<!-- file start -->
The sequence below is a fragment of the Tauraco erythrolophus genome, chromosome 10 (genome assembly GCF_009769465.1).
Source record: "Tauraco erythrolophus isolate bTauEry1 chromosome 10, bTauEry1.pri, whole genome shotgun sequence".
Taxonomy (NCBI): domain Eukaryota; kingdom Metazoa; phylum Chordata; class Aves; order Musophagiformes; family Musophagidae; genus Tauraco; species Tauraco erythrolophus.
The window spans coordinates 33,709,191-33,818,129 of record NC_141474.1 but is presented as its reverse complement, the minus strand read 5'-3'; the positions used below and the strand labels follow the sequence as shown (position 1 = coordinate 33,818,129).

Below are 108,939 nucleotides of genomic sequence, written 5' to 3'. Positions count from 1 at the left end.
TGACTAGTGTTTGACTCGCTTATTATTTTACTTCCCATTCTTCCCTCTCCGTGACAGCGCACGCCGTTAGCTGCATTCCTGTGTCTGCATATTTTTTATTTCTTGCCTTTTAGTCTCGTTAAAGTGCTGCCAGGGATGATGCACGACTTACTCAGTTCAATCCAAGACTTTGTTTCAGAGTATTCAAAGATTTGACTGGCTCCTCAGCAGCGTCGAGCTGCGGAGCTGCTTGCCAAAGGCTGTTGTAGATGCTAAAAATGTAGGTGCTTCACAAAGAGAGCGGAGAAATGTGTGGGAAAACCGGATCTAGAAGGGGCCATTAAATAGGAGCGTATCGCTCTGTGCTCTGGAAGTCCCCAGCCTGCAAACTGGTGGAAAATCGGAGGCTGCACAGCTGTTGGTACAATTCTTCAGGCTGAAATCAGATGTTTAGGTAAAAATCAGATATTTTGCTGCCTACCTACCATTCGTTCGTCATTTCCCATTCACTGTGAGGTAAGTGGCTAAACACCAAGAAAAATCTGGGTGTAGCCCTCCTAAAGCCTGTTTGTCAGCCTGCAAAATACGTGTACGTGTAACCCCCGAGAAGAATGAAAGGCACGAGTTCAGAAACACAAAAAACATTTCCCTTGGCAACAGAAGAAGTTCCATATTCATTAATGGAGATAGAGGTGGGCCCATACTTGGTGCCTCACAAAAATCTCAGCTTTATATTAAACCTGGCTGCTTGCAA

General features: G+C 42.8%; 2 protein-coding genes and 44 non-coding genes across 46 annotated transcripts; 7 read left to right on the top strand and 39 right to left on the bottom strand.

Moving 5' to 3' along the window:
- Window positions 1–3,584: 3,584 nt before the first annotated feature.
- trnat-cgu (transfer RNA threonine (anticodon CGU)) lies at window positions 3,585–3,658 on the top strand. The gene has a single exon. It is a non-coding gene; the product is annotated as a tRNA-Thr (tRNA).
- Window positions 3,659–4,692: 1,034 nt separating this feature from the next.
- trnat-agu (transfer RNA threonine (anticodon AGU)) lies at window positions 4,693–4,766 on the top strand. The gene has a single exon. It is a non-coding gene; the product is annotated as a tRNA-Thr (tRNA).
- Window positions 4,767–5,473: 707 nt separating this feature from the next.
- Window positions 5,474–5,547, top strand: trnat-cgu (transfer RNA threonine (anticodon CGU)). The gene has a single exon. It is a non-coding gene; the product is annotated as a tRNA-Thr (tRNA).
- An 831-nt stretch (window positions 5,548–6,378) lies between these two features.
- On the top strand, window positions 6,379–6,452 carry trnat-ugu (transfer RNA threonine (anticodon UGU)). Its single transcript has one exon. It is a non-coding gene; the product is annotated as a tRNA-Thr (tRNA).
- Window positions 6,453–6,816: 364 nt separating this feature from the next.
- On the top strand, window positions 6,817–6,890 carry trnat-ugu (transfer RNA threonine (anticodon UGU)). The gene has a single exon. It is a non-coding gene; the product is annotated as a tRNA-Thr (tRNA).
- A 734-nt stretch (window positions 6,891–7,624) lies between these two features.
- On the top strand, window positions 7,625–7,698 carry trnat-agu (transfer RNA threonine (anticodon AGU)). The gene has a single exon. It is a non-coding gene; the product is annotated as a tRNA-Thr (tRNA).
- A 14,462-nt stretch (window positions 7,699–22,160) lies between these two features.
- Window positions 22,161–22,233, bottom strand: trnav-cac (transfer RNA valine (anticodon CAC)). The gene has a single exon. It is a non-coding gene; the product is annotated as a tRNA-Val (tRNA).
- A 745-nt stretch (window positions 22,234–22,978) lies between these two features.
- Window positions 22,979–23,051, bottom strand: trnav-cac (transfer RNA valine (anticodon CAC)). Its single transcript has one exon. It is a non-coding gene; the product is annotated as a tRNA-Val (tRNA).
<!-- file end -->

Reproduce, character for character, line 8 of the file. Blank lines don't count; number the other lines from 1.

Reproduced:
Moving 5' to 3' along the window: